First it inflates, and then inflates some more!  Hmm, I wonder what will happen…

    … the ‘sonic boom’ echoed throughout the museum shortly after this photo.  Awesome.  I fully admit to letting out a high-pitched shriek at this.  Apparently the rubber exploded at the speed of sound.  Or something.

    Operation Air Removal: Marshmallows!

    Next came the removal of air from marshmallows and pineapple lumps!  Amadeo rigged up a air-sucker-outer to a container full of confectionary and then commenced Operation: Air Removal.

    This is what it started out like.  Both the marshmallows and the pineapple lumps expanded, with the chocolate cracking on the lumps.

    This was the end result!  But wait!, there’s more: this is what happened when the air was let back into the container (apologies for the poor quality video):

    And the marshmallows ended up smaller than when they began!  And they got eaten by an appreciative audience.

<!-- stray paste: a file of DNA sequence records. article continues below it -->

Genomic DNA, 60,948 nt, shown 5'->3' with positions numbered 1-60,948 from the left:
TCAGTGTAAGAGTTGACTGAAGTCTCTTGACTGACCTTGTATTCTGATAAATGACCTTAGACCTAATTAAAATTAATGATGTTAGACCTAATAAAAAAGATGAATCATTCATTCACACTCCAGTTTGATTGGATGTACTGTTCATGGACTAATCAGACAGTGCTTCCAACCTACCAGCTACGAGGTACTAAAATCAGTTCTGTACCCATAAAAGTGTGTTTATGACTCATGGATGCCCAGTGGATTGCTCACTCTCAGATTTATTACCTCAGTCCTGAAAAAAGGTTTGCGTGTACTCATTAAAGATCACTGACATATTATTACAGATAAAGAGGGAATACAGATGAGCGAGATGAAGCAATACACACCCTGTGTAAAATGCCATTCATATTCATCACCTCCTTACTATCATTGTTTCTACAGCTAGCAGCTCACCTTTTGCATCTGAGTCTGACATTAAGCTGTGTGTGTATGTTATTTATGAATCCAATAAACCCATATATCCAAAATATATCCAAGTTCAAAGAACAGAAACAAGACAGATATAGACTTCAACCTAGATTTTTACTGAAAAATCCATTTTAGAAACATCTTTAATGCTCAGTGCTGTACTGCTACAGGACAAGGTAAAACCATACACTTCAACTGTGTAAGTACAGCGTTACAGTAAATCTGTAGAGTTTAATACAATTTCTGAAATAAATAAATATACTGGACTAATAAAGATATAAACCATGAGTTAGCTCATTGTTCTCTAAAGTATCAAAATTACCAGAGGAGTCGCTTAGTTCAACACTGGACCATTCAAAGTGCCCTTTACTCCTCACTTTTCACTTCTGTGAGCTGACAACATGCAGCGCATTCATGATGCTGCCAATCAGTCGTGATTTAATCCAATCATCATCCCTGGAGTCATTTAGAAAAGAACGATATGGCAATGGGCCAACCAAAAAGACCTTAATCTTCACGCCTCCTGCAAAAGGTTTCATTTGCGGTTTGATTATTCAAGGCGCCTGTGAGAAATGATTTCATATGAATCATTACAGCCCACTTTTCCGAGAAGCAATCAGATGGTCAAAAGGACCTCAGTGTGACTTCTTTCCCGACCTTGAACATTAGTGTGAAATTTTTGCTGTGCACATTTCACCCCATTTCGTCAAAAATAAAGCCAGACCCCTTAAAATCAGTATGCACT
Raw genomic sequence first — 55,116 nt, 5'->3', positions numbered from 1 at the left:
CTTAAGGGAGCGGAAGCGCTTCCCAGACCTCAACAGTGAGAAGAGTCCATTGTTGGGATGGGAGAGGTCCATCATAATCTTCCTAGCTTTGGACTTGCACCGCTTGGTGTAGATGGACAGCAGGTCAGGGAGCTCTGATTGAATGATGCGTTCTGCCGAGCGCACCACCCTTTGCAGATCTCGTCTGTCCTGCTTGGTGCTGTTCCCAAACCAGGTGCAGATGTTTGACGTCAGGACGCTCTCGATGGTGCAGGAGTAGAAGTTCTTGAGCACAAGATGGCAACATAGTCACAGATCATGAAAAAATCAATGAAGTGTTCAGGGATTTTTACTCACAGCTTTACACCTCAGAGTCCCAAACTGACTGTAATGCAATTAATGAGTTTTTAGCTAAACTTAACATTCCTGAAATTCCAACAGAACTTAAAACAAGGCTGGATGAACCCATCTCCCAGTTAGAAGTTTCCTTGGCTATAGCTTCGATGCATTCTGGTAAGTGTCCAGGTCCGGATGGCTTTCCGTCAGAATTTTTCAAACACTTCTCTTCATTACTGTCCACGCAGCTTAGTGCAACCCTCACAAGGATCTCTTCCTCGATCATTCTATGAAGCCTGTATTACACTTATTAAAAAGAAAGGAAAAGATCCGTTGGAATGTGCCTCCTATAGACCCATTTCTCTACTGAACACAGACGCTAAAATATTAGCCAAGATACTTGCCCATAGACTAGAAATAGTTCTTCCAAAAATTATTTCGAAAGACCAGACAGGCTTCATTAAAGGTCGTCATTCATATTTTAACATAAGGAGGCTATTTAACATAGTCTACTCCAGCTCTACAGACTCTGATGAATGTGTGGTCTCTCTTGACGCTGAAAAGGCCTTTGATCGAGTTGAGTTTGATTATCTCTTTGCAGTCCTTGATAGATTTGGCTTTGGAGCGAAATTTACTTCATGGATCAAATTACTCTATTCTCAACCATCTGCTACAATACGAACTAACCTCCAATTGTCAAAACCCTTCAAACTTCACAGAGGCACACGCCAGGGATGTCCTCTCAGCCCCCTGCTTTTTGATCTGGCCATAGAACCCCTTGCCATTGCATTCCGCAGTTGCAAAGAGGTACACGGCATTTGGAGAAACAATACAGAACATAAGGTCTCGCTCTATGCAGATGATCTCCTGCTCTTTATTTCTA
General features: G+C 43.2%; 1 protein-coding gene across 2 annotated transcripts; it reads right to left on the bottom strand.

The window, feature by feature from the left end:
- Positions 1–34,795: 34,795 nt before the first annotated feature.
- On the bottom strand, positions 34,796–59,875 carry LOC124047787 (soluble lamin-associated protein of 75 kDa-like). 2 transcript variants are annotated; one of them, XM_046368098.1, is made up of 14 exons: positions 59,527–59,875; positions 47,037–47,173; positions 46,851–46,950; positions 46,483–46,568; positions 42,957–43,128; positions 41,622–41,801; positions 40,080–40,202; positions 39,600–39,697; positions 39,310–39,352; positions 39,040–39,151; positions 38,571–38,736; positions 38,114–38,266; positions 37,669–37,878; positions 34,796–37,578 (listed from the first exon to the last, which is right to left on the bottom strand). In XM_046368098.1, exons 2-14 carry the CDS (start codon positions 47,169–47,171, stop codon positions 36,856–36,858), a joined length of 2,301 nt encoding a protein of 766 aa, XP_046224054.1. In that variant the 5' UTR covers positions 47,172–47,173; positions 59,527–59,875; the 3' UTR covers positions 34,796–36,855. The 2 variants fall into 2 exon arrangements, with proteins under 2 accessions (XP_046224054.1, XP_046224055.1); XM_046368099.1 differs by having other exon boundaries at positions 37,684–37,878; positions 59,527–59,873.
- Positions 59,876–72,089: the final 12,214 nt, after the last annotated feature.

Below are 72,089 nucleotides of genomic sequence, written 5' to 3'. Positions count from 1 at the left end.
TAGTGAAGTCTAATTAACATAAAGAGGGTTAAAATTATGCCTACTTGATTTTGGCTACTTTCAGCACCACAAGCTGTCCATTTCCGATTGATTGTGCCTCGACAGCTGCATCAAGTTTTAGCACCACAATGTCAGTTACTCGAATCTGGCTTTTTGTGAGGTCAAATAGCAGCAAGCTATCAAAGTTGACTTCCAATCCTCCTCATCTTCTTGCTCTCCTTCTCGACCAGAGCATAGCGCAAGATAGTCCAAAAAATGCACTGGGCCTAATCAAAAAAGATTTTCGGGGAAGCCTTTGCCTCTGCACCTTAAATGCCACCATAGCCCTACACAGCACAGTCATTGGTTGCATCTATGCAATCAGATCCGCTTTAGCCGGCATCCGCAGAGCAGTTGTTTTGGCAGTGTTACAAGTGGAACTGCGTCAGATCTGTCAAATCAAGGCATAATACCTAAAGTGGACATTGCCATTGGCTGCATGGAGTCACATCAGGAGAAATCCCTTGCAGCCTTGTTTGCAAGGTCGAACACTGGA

Water was also used for this demonstration, where the water began to bubble and boil as the air was removed, as the water became a lot colder (like at the top of a mountain) and therefore it boiled at a lower temperature.

    Balloon Antics #2

    The poor old balloons came in for more abuse when Amadeo poured the dry ice into the red container and placed an inflated balloon (and a rotten banana from the Tropical Forest!) into the container.

    Basically, the balloon shrunk as the air inside froze, turning to liquid!  When Amadeo cut open the now small balloon, you could see liquid air pour out!  And the banana got smashed.